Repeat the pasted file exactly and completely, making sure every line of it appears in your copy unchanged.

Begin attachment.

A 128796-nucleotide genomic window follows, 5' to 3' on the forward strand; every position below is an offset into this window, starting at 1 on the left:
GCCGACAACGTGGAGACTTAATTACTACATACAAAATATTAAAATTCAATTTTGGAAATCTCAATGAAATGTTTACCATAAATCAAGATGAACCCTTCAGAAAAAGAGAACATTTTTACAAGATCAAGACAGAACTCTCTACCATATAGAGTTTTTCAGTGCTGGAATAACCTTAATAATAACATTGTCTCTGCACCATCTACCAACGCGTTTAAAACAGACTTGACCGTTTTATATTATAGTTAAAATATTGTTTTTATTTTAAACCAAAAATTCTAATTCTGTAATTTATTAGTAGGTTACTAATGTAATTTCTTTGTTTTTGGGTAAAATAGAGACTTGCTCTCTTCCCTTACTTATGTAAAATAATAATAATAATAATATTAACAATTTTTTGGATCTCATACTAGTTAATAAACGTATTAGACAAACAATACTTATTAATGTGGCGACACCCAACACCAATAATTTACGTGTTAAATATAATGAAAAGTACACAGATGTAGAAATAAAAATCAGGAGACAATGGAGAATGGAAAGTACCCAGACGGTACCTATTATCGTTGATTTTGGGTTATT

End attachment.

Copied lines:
A 128796-nucleotide genomic window follows, 5' to 3' on the forward strand; every position below is an offset into this window, starting at 1 on the left:
GCCGACAACGTGGAGACTTAATTACTACATACAAAATATTAAAATTCAATTTTGGAAATCTCAATGAAATGTTTACCATAAATCAAGATGAACCCTTCAGAAAAAGAGAACATTTTTACAAGATCAAGACAGAACTCTCTACCATATAGAGTTTTTCAGTGCTGGAATAACCTTAATAATAACATTGTCTCTGCACCATCTACCAACGCGTTTAAAACAGACTTGACCGTTTTATATTATAGTTAAAATATTGTTTTTATTTTAAACCAAAAATTCTAATTCTGTAATTTATTAGTAGGTTACTAATGTAATTTCTTTGTTTTTGGGTAAAATAGAGACTTGCTCTCTTCCCTTACTTATGTAAAATAATAATAATAATAATATTAACAATTTTTTGGATCTCATACTAGTTAATAAACGTATTAGACAAACAATACTTATTAATGTGGCGACACCCAACACCAATAATTTACGTGTTAAATATAATGAAAAGTACACAGATGTAGAAATAAAAATCAGGAGACAATGGAGAATGGAAAGTACCCAGACGGTACCTATTATCGTTGATTTTGGGTTATT